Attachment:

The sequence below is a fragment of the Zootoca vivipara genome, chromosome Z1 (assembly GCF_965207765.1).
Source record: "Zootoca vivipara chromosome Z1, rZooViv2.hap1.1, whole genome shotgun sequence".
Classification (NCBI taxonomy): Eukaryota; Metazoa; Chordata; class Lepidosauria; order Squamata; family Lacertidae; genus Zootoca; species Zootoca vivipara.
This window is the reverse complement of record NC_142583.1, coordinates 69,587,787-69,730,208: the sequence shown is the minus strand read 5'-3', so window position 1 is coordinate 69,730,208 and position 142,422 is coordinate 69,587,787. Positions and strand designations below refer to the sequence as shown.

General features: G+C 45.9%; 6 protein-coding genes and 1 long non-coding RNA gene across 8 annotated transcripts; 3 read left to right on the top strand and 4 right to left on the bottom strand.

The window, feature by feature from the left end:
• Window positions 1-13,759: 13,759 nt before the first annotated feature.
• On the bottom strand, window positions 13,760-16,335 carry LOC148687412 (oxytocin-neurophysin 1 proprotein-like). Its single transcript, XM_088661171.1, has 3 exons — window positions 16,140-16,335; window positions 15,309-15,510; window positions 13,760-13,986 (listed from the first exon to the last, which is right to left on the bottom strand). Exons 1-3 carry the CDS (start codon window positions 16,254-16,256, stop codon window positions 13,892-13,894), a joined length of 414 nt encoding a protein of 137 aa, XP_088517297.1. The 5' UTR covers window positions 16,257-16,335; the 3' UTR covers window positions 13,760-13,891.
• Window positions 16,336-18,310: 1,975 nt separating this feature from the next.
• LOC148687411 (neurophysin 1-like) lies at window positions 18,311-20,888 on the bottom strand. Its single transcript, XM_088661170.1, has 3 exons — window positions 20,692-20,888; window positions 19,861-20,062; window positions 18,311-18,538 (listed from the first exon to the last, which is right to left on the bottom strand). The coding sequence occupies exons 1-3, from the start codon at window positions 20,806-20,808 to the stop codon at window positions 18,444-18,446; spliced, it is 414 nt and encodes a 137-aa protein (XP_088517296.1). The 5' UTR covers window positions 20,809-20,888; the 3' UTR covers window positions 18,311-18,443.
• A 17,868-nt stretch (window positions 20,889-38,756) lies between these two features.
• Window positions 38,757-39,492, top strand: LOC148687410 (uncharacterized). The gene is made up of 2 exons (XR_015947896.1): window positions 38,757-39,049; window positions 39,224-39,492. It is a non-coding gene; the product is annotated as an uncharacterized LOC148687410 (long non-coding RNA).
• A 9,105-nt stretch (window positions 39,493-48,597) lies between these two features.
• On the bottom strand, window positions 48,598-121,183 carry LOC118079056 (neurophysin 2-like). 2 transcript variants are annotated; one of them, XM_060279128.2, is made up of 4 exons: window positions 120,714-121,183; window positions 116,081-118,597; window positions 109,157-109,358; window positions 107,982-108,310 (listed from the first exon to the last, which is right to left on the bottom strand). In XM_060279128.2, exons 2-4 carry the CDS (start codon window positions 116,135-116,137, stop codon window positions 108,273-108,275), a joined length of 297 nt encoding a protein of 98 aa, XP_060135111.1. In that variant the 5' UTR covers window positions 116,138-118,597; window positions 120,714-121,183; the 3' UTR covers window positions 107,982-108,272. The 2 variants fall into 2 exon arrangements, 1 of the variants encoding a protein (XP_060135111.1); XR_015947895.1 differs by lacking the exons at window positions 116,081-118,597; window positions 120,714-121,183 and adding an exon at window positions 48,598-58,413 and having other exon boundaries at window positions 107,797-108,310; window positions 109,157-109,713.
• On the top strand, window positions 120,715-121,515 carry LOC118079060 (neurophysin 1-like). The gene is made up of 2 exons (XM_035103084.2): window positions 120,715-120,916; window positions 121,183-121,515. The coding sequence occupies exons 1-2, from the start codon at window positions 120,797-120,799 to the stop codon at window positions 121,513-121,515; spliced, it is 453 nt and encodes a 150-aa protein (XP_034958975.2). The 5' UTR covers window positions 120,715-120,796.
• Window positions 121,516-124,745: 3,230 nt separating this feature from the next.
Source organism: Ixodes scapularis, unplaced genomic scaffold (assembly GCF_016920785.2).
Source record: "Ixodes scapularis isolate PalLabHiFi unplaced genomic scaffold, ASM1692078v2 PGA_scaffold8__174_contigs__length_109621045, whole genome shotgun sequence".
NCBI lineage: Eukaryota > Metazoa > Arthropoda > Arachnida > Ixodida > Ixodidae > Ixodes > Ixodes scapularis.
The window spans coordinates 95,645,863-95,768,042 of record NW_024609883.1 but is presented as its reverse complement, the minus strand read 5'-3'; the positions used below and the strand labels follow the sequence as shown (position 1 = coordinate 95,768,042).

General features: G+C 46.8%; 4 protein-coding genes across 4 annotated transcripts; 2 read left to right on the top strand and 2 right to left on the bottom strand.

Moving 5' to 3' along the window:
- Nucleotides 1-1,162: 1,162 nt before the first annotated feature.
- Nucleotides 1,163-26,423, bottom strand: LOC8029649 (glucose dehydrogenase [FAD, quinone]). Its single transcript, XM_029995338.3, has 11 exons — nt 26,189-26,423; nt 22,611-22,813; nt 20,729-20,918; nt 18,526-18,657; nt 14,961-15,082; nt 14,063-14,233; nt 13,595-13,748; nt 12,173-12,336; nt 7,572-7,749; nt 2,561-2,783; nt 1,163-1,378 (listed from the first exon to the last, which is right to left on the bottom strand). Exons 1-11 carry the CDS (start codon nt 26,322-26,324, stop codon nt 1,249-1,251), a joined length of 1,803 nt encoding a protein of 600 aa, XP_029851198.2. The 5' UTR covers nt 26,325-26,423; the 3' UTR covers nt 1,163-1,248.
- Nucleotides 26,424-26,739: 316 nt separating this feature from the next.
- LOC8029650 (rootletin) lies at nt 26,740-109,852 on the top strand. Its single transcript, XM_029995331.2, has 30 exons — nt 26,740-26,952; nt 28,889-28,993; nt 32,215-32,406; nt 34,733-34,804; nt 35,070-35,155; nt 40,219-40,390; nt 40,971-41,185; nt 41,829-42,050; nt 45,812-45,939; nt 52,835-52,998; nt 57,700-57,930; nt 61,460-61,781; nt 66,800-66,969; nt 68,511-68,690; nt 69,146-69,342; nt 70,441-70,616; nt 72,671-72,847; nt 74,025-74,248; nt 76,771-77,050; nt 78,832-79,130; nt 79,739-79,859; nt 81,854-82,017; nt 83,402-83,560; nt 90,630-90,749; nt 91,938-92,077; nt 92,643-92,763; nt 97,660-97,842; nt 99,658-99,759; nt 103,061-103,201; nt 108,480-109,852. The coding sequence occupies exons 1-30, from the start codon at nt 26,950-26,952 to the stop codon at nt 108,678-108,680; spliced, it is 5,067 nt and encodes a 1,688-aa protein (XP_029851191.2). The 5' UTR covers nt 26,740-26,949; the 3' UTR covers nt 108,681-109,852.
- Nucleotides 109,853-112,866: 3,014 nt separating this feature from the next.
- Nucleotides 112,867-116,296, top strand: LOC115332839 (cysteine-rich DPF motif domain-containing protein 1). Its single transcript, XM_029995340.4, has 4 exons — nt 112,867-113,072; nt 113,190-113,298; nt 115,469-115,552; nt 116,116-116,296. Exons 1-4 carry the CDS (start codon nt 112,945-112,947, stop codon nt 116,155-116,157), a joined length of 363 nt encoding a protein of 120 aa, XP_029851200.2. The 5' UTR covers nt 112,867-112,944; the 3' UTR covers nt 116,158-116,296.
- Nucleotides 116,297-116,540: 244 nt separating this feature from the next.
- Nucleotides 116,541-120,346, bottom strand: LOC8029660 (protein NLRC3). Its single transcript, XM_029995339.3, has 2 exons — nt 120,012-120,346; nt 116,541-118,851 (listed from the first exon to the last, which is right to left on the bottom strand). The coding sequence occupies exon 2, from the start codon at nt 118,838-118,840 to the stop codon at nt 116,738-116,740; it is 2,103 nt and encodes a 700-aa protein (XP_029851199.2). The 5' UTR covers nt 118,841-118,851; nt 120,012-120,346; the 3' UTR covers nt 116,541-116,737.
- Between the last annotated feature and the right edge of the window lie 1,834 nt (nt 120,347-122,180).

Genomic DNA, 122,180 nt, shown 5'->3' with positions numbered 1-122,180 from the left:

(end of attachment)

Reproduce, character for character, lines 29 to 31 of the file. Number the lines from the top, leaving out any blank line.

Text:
- Nucleotides 116,297-116,540: 244 nt separating this feature from the next.
- Nucleotides 116,541-120,346, bottom strand: LOC8029660 (protein NLRC3). Its single transcript, XM_029995339.3, has 2 exons — nt 120,012-120,346; nt 116,541-118,851 (listed from the first exon to the last, which is right to left on the bottom strand). The coding sequence occupies exon 2, from the start codon at nt 118,838-118,840 to the stop codon at nt 116,738-116,740; it is 2,103 nt and encodes a 700-aa protein (XP_029851199.2). The 5' UTR covers nt 118,841-118,851; nt 120,012-120,346; the 3' UTR covers nt 116,541-116,737.
- Between the last annotated feature and the right edge of the window lie 1,834 nt (nt 120,347-122,180).